Local missionaries based in Greece were used to seeing refugees mainly from Syria, Iraq and Iran, so they were surprised when two Turkish men showed up at their offices.
The men had fled economic and security hardships in the Kurdish areas of southeastern Turkey. After helping them with their needs for food and legal orientation, the workers were even more surprised when the Kurdish Turks eyed the Bibles on the shelves and asked, “What are these?”
When workers answered that they were Bibles, one of the men asked if there were any copies in Turkish.
“We smiled, as just a few days before, Turkish Bibles were donated to us after much research we had done to learn how to obtain them,” the ministry co-director said. “We gave him a Bible, and he said, ‘I am interested to know more about God. Can you teach me?’”
As the co-director knew some Kurmanji, the dialect of Kurdish people in southeastern Turkey, they had a brief Bible study, and she promised to find a Turkish interpreter for future sessions.
The future turned out to be a few minutes later, as the Kurds returned with a Turkish friend who also couldn’t wait to learn about God. Turkey is 99 percent Muslim, as Islam is central to Turkish nationalism, but in this corner of the world they were free to explore. The co-director asked them how they had found out about the ministry, and one replied that he had learned of it from a Greek Orthodox priest.
“I went twice to this Orthodox church and asked about Christianity, but the priest told me to come to you,” he told her.
The co-director could think of only one person who could act as a Turkish interpreter for a Bible study: another refugee who knew various languages but was not a Christian. He had often received help from workers and had attended the ministry’s church services before coronavirus lockdowns. He was eager to help.
“To our first Bible study in the Turkish language, we had the three men attend,” the co-director said. “At the next one, a young man joined them, and before they left, one of them asked, ‘Can I bring my wife next time?’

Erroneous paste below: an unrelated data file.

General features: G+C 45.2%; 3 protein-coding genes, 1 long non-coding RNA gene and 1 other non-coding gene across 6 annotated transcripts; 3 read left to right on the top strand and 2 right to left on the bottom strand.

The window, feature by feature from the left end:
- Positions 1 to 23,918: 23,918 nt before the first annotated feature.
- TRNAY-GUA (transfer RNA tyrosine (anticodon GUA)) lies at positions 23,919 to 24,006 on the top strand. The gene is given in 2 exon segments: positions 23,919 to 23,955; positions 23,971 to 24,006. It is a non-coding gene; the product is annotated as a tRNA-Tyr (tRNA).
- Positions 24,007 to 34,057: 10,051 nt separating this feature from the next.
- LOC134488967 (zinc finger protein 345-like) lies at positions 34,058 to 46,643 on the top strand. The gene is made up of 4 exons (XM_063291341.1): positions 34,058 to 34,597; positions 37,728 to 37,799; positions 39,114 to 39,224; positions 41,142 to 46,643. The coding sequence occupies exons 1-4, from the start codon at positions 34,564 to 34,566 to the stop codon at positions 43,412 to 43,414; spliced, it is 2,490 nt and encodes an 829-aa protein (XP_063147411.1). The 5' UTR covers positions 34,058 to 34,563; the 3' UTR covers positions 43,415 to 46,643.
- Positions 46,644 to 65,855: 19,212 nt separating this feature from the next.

“I really love to be surprised by God,” she added. “At the end of the second Bible study, the Turkish translator looked at us and said, ‘It is such a good opportunity for me. I have been struggling to read and understand the Bible, but now I can do it with you!’”
Such divine encounters are a regular part of a ministry that sees a constant stream of people in seasons of transition.
Whatever their needs for food, baby diapers or housing, refugees come with spiritual hunger at a time when they are free of the societal pressures against Christianity in their home countries – ministry team leaders receive daily texts and phone calls from people who want to hear God’s Word, the co-director said.
“We believe discipleship stems from the relationships,” she said. “Just as our family and friends are involved in our day-to-day life, so are the people that we disciple. Just as someone becomes interested in learning about Christ, we intentionally form a relationship with them and continue to teach, pray, and walk through God’s Word.”
Workers follow up with new Christians in weekly Bible studies, women’s meetings, home visits, phone calls and text messages, she said. Pandemic restrictions on the size of gatherings remain in effect, so the women’s group has broken into smaller units. Refugees don’t generally have the technology to benefit from Zoom church services, so the ministry leaders record 10-minute services and send them as WhatsApp text messages in Arabic, Farsi and Sorani, she said.
The messages are sent to church members, refugees and the hundreds of people who have passed through the ministry and on to other parts of Europe, she said.
“It is a way to encourage the whole network of people connected to our ministry and really see our vision of outreach throughout Europe come to life,” the director said.
At the same time, team leaders are creating small discipleship groups in Greece to strengthen the local Body of Christ, she said.
“Our vision is to train disciples, and we don’t want to give it up,” she said. “Despite the pandemic, we have seen a rising interest in the people to know more about God; in December, we had a new believer nearly every second day.”
The ministry’s church thus has continued to grow in spite of restrictions on gatherings and the transitory nature of the refugees they are serving, she said. Workers travel from house to house in order to pray for refugees, encourage them, study the Bible and train them.
“We have baptized people and have more waiting to be baptized,” she said.
Power of the Word
Her husband, who co-directs the ministry, began receiving calls from a Syrian refugee held in a detention center last year.
A convert to Christianity, the refugee requested encouragement and prayer. He met another Syrian in the detention center who was interested in learning about God, so both of them began calling the male co-director, asking for prayer and Bibles.
He visited them, gave them Bibles and continued following up with them.
“And then one day,” his co-director wife said, “the refugee called him back and said, ‘We have some men from Pakistan and Bangladesh. They are complaining, saying, why do we have Bibles only in Arabic?’ Of course, communication in their language is not easy for us, as we don’t have interpreters in their languages. But we are working on following up with getting the Bibles for them.”
Ministry workers meeting physical needs come across such spiritual hunger every day in Greece and other parts of Europe. Please consider a donation today to equip them to meet such needs with the love of Christ.